Canadians see dismal future for homeownership

44% of respondents in new RBC poll have saved more over the last year
Monday, April 12, 2021

Beyond the steaming hot housing market, 36 per cent of the under-40 crowd are abandoning their dreams of homeownership.

Findings come from a new Ipsos poll that was conducted between January 21 and 28, 2021 on behalf of RBC, where 2,000 Canadians aged 18+ were interviewed online.

The RBC Spring Housing Poll also found that 62 per cent of Canadians, mainly in B.C. and Ontario, believe people will be priced out of the housing market in the next decade.

For others, the pandemic has provided an opportunity to increase their overall savings, with 44 per cent of all respondents saying they have saved more over the last year. For those likely to buy a home in the next two years, the poll also found that 60 per cent are saving monthly, putting away $789 on average each month for a home.

Homeownership intention

Despite 54 per cent of Canadians saying it is a sellers’ market (up from 41 per cent last year, highest since 2009), there is a large increase in Canadians who are considering buying a home in the next two years (30 per cent, up 8 per cent from 2020). This rises to 49 per cent for those respondents under 40 years of age and 66 per cent for new Canadians who have been in the country less than five years.

Many factors are on the minds of Canadians when thinking about whether to buy now or buy later. Interest rates and concerns that homes will become less affordable are key reasons why many Canadians are considering buying sooner. In fact, 41 per cent of Canadians surveyed are thinking about buying a home sooner because of low interest rates and 61 per cent believe home values will only go up in the immediate future.

Four-in-five Canadians also continue to see homeownership as a good investment and the majority say it is better to buy than rent. The key drivers among those waiting to buy a home include uncertainty about the economy, a belief that prices may come down, affordability issues and job anxiety.

“In addition to evaluating what you can afford now, potential home buyers should put their finances through a stress test to see if they can continue to carry the cost of owning a home if interest rates increase or if they had an unexpected expense or income loss,” said Amit Sahasrabudhe, vice-president, home equity financing, products and acquisitions, RBC.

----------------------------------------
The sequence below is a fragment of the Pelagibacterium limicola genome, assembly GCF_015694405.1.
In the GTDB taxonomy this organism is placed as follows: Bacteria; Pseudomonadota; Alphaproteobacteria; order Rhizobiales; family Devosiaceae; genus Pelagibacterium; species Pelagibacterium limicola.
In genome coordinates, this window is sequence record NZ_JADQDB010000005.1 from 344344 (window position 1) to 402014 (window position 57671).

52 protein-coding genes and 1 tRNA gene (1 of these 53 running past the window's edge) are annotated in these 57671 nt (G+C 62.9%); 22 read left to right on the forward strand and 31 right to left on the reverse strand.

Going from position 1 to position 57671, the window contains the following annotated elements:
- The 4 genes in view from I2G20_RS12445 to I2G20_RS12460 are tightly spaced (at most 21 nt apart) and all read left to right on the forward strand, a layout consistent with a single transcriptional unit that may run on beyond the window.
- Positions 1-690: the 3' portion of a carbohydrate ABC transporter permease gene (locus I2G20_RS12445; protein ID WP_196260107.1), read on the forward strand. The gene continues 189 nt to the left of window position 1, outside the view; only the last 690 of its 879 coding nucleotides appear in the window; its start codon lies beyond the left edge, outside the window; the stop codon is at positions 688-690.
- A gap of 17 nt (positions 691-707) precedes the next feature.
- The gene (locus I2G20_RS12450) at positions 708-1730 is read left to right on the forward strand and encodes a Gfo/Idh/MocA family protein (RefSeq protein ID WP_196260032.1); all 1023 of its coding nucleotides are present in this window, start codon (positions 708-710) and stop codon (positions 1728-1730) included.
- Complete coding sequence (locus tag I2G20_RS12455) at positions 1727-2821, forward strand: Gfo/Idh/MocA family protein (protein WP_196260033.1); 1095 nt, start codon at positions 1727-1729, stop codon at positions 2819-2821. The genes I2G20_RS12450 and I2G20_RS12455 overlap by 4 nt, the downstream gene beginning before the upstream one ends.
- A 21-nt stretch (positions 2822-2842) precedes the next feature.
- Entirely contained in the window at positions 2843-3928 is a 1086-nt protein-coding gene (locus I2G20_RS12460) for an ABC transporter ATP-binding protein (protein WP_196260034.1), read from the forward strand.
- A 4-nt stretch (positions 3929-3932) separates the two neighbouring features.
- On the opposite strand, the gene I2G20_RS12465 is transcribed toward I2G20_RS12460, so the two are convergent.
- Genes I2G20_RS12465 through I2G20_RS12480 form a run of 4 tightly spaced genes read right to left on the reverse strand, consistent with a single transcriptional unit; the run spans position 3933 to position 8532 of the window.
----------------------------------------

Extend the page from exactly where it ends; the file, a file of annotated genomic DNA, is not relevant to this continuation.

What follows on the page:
Saving, budgeting and down payments for

While 60 per cent of Canadians surveyed say they would not put themselves in a situation where they spend an unusually large proportion of their total income, RBC says it might be easier said then done in the priciest markets across Canada.

Forty-eight per cent of survey respondents planning to purchase a home in the next two years say their budget is less than $500,000. Meanwhile, according to CREA, the average house price in Canada was $678,091 as of February 2021. This rises to $864,159 and $887,695 in Ontario and British Columbia and decreases to $290,789 and $224,785 in Saskatchewan and New Brunswick respectively.

When considering a down payment, almost nine-in-10 respondents who are likely to buy in the next two years have some money saved (86 per cent), with $42,000 in savings on average. Forty per cent have less than $25,000 earmarked for homeownership.

“Building up a down payment can often be the biggest barrier to buying a home, especially as prices continue to climb in the pandemic environment,” says Sahasrabudhe. “While everyone’s financial situation is different, many Canadians have been taking advantage of reduced spending over the year to build up their savings and get closer to making their dream of owning a home a reality.”


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